Other forms of the embodiment of the method described above are in a system and in a computer program product.

The foregoing has outlined rather generally the features and technical advantages of one or more embodiments of the present invention in order that the detailed description of the present invention that follows may be better understood. Additional features and advantages of the present invention will be described hereinafter which may form the subject of the claims of the present invention.

BRIEF DESCRIPTION OF THE SEVERAL VIEWS OF THE DRAWINGS

A better understanding of the present invention can be obtained when the following detailed description is considered in conjunction with the following drawings, in which:

FIG. 1 illustrates a network system configured in accordance with an embodiment of the present invention;

FIG. 2 illustrates a hardware configuration of a mobile device in accordance with an embodiment of the present invention;

FIG. 3 is a flowchart of a method for controlling enterprise data on a mobile device via the use of a tag index in accordance with an embodiment of the present invention;

FIG. 4 illustrates a tag index for storing a tag, a storage location of the tagged data and an identifier of the application that generated the tagged data in accordance with an embodiment of the present invention;

FIG. 5 is a flowchart of a method for performing “auto tagging” through a kernel intercept in accordance with an embodiment of the present invention;

FIG. 6 illustrates the software components used in connection with performing auto tagging in accordance with an embodiment of the present invention;

FIG. 7 is a flowchart of a method for performing “application assisted tagging” in accordance with an embodiment of the present invention;

FIG. 8 is a flowchart of a method for performing “user defined tagging” in accordance with an embodiment of the present invention;

FIG. 9 is a flowchart of a method for implementing an arbitration policy to handle the situation of multiple tagging mechanisms tagging the same data in accordance with an embodiment of the present invention;

FIG. 10 is a flowchart of a method for implementing an arbitration policy to handle the situation of having different tags being associated with the same tagged data in accordance with an embodiment of the present invention; and

FIG. 11 is a flowchart of a method for controlling the enterprise data on the mobile device in response to commands issued by the mobile device management server in accordance with an embodiment of the present invention.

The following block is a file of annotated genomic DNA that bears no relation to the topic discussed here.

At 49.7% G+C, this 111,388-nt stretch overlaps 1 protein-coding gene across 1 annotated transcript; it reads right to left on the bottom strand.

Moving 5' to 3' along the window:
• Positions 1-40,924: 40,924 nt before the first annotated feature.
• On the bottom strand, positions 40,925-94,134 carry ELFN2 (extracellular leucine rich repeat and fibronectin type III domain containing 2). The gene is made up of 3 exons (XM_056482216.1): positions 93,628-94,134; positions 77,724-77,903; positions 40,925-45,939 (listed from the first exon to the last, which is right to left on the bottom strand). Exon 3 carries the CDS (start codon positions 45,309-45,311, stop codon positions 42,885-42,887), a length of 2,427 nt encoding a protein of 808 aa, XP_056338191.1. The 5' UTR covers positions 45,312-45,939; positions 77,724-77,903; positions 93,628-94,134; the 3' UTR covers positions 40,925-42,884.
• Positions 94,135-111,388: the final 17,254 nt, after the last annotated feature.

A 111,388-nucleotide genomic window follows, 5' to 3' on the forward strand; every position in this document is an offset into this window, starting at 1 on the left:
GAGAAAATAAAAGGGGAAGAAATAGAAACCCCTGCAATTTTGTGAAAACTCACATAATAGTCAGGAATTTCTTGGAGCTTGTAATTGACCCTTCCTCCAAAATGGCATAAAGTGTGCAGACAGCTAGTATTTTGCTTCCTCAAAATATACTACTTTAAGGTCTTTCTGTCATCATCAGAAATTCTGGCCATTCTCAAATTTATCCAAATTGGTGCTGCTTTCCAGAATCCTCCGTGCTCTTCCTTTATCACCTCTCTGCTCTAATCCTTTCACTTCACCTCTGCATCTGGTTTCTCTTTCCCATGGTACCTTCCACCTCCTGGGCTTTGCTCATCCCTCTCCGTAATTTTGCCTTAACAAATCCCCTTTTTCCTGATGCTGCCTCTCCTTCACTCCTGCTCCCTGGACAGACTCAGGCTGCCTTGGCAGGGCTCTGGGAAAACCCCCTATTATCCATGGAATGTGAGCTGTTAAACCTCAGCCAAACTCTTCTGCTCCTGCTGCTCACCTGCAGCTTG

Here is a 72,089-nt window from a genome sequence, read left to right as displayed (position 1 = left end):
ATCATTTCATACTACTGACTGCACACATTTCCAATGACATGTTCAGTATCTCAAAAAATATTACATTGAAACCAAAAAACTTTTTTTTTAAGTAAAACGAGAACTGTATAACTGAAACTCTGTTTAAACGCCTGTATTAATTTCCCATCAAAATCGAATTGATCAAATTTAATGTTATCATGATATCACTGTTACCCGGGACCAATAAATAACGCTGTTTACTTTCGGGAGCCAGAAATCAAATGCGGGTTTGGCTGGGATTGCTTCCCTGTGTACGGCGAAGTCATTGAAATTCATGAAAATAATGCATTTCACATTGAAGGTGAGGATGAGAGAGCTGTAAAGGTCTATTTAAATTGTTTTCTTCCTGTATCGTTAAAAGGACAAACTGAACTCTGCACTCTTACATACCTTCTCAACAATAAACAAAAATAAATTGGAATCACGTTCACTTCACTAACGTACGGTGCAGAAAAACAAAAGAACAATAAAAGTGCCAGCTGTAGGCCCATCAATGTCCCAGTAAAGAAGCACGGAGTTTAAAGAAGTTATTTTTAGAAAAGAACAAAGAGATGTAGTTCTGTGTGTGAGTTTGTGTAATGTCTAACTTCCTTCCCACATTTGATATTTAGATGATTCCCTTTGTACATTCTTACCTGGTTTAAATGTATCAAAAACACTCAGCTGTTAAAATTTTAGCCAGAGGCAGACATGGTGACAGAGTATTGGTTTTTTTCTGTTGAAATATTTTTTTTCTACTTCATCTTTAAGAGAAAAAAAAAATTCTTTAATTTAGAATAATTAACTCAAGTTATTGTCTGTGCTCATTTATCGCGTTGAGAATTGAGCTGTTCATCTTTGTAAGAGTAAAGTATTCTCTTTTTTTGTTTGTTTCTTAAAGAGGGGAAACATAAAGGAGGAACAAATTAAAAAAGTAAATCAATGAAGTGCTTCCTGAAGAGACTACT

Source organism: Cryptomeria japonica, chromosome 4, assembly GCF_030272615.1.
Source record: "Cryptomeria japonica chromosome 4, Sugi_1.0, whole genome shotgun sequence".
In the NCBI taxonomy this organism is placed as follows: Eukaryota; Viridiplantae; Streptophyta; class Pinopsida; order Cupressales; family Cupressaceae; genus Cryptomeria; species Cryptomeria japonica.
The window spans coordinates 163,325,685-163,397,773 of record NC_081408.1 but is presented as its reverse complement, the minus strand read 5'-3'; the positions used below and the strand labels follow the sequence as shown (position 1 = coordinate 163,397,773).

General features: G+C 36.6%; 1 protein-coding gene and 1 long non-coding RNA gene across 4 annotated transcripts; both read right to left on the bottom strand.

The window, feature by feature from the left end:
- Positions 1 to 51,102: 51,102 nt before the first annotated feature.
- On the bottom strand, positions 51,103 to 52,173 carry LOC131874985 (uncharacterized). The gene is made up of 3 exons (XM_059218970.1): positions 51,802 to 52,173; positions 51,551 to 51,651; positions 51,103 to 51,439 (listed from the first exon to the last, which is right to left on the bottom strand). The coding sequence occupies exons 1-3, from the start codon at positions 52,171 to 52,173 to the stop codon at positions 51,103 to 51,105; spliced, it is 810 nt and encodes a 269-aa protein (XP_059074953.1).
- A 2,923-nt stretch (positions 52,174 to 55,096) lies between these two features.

DETAILED DESCRIPTION

The present invention comprises a method, system and computer program product for controlling enterprise data on mobile devices. In one embodiment of the present invention, data on a mobile device is tagged as being associated with either enterprise data or with personal data. Upon identifying the storage location of the tagged data and obtaining the identifier of the application that generated the tagged data, the tag, the storage location of the tagged data and the identifier of the application are stored in an index (referred to herein as the “tag index”). A mobile agent residing on the mobile device may be directed by a mobile device management server of the enterprise to perform various actions on the enterprise data, such as deleting, backing-up, encrypting, applying access control, etc. using the tag index. In this manner, the enterprise has the ability to control their applications and data that resides on employees' mobile devices to ensure that such data is not lost or used in a manner that is contrary to the wishes of the employer.

In the following description, numerous specific details are set forth to provide a thorough understanding of the present invention. However, it will be apparent to those skilled in the art that the present invention may be practiced without such specific details. In other instances, well-known circuits have been shown in block diagram form in order not to obscure the present invention in unnecessary detail. For the most part, details considering timing considerations and the like have been omitted inasmuch as such details are not necessary to obtain a complete understanding of the present invention and are within the skills of persons of ordinary skill in the relevant art.

Referring now to the Figures in detail, FIG. 1 illustrates a network system 100 configured in accordance with an embodiment of the present invention. Network system 100 includes a mobile device 101 in wireless communication with a server (mobile device management server) 102 via a network 103. Mobile device 101 may be any mobile computing device, including, but not limited to, a mobile phone, a cellular phone, a smartphone, a personal digital assistance (PDA), a gaming unit, a portable computing unit, a tablet personal computer, and the like. System 100 may include any number of mobile devices 101 and the depiction of a single mobile device 101 is for illustrative purposes. A description of one embodiment of the hardware configuration of mobile device 101 is provided below in connection with FIG. 2.

As discussed above, mobile device 101 is in wireless communication with a management server 102 via a network 103, which may be, for example, a wireless wide area network, a circuit-switched telephone network, a Global System for Mobile Communications (GSM) network, Wireless Application Protocol (WAP) network, a WiFi network, an IEEE 802.11 standards network, various combinations thereof, etc. Other networks, whose descriptions are omitted here for brevity, may also be used in conjunction with system 100 of FIG. 1 without departing from the scope of the present invention.